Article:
The Amazon is the largest rainforest in the world. It stretches across 2.1 million square miles, equating to 70% of the lower 48 states’ area. The forest spans across nine countries: Brazil, Peru, Colombia, Venezuela, Ecuador, Bolivia, Guyana, Suriname, and French Guiana.
Because the Amazon has an abundance of natural resources, speculators overexploit it, such as by cutting down trees for commercial and agricultural use. Over the past 30 years, the forest’s area has been steadily decreasing, exacerbating the already dire situation of shrinking forests of earth.
Deforestation not only destroys the ecosystem but also hinders the production of oxygen and the absorption of carbon dioxide, which is a major component of the so-called greenhouse gases. Trees help remove carbon dioxide from the atmosphere through photosynthesis, and thereby alleviate global warming caused in part by excessive heat trapped by the greenhouse gases.
Fortunately, many international environmental agencies and the Brazilian government are working to preserve the Amazon jungle. So far, deforestation in the last three years has been stabilized. Let’s hope the excessive logging continues to be curtailed in the future.
Traveling to the Amazon rainforest is different from other vacations. Because the forest contains millions of species, the opportunity for exploration is far greater than in a modern civilization. It is unique and exotic.
Last winter, I had a chance to visit parts of the Amazon in Ecuador with my sisters.
We did not go deep into the rainforest—just the outskirts. As a result, a vaccination for yellow fever was not mandatory. We also did not see any piranhas or red-eyed tree frogs. Instead, we went on a mini safari.
The area we visited is one of the upper tributaries of the Amazon rainforest formed by the Napo River, a couple of hundred miles away from Quito, the capital of Ecuador. We checked into a lodge at night. The cabana had no windows. It was rustic with a jungle feel to it, and it had no electricity, Wi-Fi, or running water. But we were not fazed; we prepared flashlights and some water bottles beforehand.
Critters, such as ants and gigantic cockroaches, crawled about the room. They creeped me out! In fact, one morning, I stepped on an odd-looking bug the size of my hand and saw that its organs had spewed out. I screamed so loud that I think I caught the attention of the other lodgers.
Cicadas and frogs surrounded the lodge. They crazily chirped and sang loudly alongside Napo River’s deep hum, and it was an opera all night long. I tossed and turned in bed all night, trying to ignore the noises and to put my fears at ease.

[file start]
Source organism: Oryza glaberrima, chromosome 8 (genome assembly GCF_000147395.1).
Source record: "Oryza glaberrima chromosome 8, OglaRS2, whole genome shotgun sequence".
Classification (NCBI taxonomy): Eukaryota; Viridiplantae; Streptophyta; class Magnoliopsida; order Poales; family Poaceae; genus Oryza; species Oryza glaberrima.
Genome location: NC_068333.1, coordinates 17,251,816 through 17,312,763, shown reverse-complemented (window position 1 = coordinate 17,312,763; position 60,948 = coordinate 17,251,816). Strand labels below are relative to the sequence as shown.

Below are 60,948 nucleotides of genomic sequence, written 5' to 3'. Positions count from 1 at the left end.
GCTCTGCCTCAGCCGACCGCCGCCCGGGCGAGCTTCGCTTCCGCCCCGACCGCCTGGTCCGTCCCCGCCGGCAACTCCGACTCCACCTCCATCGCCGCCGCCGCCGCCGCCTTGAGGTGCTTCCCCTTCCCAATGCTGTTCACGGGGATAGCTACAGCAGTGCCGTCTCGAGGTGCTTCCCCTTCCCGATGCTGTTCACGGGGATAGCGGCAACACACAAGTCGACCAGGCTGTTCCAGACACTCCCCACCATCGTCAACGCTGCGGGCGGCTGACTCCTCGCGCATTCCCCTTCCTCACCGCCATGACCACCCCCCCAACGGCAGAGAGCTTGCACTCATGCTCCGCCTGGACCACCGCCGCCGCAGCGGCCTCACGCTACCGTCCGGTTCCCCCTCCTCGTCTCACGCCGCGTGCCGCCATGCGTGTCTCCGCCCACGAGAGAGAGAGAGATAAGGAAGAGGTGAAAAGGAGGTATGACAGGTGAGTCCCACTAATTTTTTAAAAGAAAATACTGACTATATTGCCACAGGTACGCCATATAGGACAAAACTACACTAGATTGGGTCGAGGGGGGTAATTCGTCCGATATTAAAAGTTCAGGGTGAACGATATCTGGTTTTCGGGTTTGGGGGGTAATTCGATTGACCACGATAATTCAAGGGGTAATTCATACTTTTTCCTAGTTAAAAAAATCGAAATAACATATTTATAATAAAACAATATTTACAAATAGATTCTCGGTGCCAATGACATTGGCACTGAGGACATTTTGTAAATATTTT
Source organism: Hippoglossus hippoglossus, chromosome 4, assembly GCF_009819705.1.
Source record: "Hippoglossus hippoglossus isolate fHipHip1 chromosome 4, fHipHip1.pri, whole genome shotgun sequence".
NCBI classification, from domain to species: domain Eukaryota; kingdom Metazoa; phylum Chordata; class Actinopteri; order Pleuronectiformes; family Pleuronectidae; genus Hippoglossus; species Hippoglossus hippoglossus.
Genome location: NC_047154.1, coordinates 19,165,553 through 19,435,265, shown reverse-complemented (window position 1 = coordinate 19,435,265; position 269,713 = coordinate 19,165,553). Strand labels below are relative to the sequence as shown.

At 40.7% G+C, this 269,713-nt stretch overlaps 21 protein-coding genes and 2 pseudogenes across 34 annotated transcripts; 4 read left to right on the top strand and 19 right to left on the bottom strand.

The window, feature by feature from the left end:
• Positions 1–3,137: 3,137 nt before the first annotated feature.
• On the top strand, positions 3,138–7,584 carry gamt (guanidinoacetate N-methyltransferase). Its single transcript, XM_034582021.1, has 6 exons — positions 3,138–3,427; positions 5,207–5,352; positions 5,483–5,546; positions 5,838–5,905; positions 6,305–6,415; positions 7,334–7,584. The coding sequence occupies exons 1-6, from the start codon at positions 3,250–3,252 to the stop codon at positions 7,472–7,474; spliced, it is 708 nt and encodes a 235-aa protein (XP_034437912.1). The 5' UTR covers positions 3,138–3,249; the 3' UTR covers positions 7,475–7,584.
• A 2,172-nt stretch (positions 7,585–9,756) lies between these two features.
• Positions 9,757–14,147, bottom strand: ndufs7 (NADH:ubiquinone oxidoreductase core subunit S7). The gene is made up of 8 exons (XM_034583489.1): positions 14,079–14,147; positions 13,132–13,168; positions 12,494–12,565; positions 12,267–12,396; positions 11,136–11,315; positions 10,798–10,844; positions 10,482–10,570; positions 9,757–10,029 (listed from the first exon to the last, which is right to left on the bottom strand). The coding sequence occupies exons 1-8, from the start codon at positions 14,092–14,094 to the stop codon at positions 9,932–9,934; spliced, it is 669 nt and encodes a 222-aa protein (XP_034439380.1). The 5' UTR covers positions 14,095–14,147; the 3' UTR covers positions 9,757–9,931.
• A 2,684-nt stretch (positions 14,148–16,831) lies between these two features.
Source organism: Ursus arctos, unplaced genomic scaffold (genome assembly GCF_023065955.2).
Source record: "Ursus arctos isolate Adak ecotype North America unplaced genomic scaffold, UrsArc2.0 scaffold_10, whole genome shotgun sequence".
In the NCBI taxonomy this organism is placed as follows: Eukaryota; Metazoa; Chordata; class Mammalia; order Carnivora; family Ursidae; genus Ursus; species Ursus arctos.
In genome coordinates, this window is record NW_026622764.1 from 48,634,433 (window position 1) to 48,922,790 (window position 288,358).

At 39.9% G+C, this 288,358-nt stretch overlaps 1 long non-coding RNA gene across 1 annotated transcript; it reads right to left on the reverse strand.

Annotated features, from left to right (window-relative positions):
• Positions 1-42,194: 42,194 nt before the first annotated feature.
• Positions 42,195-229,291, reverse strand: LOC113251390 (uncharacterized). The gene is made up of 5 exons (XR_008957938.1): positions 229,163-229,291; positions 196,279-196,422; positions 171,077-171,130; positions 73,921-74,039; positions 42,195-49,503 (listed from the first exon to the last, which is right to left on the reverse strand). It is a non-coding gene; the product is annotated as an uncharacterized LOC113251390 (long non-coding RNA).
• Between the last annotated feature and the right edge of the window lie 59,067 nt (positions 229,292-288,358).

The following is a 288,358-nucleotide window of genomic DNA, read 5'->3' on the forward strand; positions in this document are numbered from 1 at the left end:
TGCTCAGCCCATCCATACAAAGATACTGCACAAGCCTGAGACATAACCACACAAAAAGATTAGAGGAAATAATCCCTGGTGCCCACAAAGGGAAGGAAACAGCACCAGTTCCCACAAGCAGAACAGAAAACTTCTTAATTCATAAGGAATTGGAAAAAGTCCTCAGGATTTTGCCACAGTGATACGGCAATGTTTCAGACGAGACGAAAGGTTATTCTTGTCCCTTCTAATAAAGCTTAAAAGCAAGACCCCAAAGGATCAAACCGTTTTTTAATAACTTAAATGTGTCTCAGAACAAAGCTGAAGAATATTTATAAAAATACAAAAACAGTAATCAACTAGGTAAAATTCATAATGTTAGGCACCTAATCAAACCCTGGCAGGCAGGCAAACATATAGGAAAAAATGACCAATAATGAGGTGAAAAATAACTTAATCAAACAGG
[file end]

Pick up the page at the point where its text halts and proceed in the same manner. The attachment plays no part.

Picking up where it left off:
The next morning, we hiked in the forest to explore its diverse flora and fauna. There was a millipede that curled into a circle, and I was stunned; I had never seen one before in person.
The ground in the rainforest was muddy because of the frequent showers, and it was difficult to hike in the mud. We had to wear rubber boots because the mud was soft and sticky, and it ruined our clothes. The hiking trail was quite slippery with all the mud and mossy rocks. Trees towered to the sky to get their share of the sunlight. We saw monkeys jump from tree to tree, as well as leafcutter ants, butterflies, and a huge tree with tabular roots. We trudged through Earth’s lungs while breathing its refined air and gazing at local plants.
At the end of the journey, we came to a quaint, refreshing waterfall that seemed to have been there for a million years, oblivious of the outside world. On our way back, we tubed on the fast flowing Napo River for more than a mile. It was exciting with a small element of risk, just enough to get our hearts pumping for us city dwellers.
This is a tubular root. Because it rains very often in the Amazon, the soil’s nutrients are washed away. Therefore, the roots spread over a large area above the surface to maximize nutrient absorption and to anchor the tree.
Known as the “world’s largest pharmacy,” the Amazon is a home to about 40,000 plant species, many of which are medicinal. Several medicines, which are derived from plants, have been found in the Amazon, such as anesthetics (coroncillo) and coagulants (shapumvilla).
There are about 2.5 million insect species in the Amazon. While there, insects are always creeping up to you. The best thing to do is just to leave them alone.
We visited the Quechua, indigenous people who live in the Amazon. I learned how they pan for gold in the river to make a living. I tasted chicha, a local drink made from yuca. The locals said it tasted really good, but it takes some getting-used-to. I also watched them make ceramic dishes. They demonstrated to us how to blow poison dart guns at chickens for food. It is not easy; we gave it a shot—just blowing, no killing! It is difficult to directly hit the target or simply blow the dart far enough.
We made chocolate from cacao by cracking open the shells and grinding the beans. Although bitter at first, once the chocolate was melted, we indulged in the fondue with sugary bananas for the ultimate snack.
Although I wore repellent every day, I still got tons of mosquito sand flee bites. However, the once-in-a-lifetime memory from the whitewater rafting adventure made me forget all the itchiness and pain.
The Amazon rainforest is a natural encyclopedia, containing complex biological systems in its isolated yet vast world. If you would like the chance to get away from secular hubbub, hidden wonders of the mysterious jungle wildlife await you. This adventurous and exciting destination is also an educational journey. You would surely relish this experience in the nature of the Amazon.